The Noble Science: A Few General Ideas on Fox-hunting, for the Use of the Rising Generation of Sportsmen, and More Especially Those of the Hertfordshire Hunt Club

R. Ackerman, 1839 - 327 pages

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Page 61 - What delight To back the flying steed, that challenges The wind for speed ! — seems native more of air Than earth ! — whose burden only lends him fire ! — Whose soul, in his task, turns labour into sport ! Who makes your pastime his ! I sit him now ! He takes away my breath ! — He makes me reel ! I touch not earth — I see not — hear not — All Is ecstasy of motion ! Wild.
Page 104 - Now You keep him well together for a space, Both horse and rider braced as you were one, Scanning the distance — then you give him rein, And let him fly at it, and o'er he goes Light as a bird on wing.
Page 232 - The vigorous hounds pursue, with every breath Inhale the grateful steam, quick pleasures sting Their tingling nerves, while they their thanks repay, And in triumphant melody confess The titillating joy. Thus on the air Depend the hunter's hopes.
Page 298 - Africum mercator metuens otium et oppidi laudat rura sui: mox reficit rates quassas indocilis pauperiem pati. est qui nee veteris pocula Massici nee partem solido demere de die spernit, nunc viridi membra sub arbuto stratus...
Page 57 - It was the lark, the herald of the morn, No nightingale ; look, love, what envious streaks Do lace the severing clouds in yonder east. Night's candles are burnt out, and jocund day Stands tiptoe on the misty mountain tops; I must be gone and live, or stay and die.
Page 92 - O'er the deep ditch exulting bound, and brush The thorny-twining hedge: the riders bend O'er their arched necks; with steady hands, by turns Indulge their speed, or moderate their rage. Where are their sorrows, disappointments, wrongs, Vexations, sickness, cares? All, all are gone, And with the panting winds lag far behind.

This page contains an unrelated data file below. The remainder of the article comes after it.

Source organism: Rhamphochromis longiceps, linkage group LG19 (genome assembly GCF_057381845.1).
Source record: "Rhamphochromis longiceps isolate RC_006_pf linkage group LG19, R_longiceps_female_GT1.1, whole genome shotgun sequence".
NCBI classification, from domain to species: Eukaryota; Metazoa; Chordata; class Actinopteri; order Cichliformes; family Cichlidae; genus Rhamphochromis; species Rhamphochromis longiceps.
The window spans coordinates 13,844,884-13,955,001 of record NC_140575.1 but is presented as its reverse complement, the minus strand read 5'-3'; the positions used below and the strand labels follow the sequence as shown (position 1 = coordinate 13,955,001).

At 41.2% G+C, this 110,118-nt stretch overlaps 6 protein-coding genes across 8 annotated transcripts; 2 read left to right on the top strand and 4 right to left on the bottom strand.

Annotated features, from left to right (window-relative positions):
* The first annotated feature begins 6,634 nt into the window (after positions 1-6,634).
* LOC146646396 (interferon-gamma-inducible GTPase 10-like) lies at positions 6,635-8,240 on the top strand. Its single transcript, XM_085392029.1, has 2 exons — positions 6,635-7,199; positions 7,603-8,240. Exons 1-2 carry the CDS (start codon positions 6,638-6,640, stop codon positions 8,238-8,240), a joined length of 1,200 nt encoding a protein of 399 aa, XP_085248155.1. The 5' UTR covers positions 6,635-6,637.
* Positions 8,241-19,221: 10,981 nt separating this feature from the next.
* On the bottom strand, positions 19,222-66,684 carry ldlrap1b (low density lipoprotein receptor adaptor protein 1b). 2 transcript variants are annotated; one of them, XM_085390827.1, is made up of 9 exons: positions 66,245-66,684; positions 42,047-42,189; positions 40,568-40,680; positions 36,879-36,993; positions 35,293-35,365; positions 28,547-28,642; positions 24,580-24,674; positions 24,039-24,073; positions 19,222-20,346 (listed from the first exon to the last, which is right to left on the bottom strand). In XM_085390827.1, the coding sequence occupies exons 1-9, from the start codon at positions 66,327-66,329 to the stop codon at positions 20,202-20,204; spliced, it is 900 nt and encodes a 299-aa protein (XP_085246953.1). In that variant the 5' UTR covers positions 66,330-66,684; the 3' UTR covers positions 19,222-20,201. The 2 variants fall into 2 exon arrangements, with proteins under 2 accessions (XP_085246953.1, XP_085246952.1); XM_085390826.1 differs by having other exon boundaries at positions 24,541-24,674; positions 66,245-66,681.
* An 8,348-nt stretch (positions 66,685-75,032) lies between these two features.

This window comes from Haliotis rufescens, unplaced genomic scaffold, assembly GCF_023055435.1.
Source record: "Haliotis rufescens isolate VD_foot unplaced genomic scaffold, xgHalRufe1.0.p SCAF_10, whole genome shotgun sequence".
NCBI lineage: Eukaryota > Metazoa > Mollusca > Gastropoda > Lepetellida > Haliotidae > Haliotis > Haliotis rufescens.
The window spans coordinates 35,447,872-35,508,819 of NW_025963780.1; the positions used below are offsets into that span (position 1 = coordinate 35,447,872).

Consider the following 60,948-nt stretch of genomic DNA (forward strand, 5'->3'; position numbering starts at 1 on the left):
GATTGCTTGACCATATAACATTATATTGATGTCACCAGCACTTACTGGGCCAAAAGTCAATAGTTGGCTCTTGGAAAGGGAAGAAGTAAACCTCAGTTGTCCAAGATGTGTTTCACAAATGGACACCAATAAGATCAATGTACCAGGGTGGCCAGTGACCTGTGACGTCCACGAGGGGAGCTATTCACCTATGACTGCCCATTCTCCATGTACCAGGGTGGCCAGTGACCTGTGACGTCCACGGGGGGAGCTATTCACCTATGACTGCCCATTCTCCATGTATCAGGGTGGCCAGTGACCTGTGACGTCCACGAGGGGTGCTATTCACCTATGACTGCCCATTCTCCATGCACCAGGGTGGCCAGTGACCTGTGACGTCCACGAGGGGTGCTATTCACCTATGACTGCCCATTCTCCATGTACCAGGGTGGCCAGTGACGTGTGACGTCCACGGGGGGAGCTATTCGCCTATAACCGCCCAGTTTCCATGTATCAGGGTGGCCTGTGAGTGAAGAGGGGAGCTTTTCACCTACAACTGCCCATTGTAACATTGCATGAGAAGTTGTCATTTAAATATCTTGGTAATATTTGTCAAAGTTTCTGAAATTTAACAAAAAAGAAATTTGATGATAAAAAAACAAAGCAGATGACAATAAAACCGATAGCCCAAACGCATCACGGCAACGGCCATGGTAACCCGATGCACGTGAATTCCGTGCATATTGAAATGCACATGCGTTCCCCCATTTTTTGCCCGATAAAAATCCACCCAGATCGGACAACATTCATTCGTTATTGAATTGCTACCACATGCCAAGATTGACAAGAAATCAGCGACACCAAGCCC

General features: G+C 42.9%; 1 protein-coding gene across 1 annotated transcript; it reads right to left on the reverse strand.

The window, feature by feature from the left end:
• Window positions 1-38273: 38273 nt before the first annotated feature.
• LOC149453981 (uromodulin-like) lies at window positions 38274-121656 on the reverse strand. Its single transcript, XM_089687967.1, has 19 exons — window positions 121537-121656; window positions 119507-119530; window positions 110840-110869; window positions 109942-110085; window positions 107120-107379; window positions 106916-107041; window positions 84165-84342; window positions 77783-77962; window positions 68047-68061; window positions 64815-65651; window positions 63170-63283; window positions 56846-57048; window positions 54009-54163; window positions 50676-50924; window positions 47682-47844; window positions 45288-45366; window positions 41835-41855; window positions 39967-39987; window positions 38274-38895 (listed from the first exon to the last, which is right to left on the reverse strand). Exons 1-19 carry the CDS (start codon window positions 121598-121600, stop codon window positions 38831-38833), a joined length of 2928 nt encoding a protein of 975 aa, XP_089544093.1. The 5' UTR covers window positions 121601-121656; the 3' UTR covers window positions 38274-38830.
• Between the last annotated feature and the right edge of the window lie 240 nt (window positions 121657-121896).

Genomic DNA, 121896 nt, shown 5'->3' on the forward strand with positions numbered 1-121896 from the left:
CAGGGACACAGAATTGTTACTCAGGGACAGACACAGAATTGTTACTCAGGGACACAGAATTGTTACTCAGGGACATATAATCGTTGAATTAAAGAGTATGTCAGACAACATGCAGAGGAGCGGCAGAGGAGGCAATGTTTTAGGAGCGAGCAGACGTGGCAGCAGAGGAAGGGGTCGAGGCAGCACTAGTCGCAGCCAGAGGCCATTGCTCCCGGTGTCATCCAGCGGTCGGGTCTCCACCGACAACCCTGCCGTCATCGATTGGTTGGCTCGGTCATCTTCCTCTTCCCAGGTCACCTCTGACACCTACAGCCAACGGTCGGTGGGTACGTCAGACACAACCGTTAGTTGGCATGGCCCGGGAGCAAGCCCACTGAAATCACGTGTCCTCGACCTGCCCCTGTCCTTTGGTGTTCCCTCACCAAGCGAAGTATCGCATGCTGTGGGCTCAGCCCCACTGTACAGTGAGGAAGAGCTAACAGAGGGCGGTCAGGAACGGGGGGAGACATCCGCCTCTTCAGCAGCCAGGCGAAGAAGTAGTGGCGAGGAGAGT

Page 132 - Bow'd down by degrees, he bends on to his fate ; Blind, old, lean, and feeble, he tugs round a mill, Or draws sand, till the sand of his hour-glass stands still. And now, cold and lifeless, exposed to the view In the very same cart which he yesterday drew ; While a pitying crowd his sad relics surrounds, The high-mettled racer is sold for the hounds ! EVERY MAN'S FRIEND.
Page 143 - Enter ROMEO ROMEO. If I may trust the flattering truth of sleep, My dreams presage some joyful news at hand. My bosom's lord sits lightly in his throne; And all this day an unaccustomed spirit Lifts me above the ground with cheerful thoughts.
Page 59 - Patiently he would sit by a covert side, where, by his own line, he had arrived about as soon as the sinking fox; there would he view, perhaps, a brace or more away, without the motion of a muscle, till his practised eye would recognise the hunted fox, and then would blithe Echo and other wood nymphs be startled by the scream which would resound his knell, and, like the war-cry of the ancients, would reanimate his pursuers with certainty of conquest.
Page 144 - Oh, who can tell, save he whose heart hath tried, And danced in triumph o'er the waters wide, The exulting sense - the pulse's maddening play, That thrills the wanderer of that trackless way?

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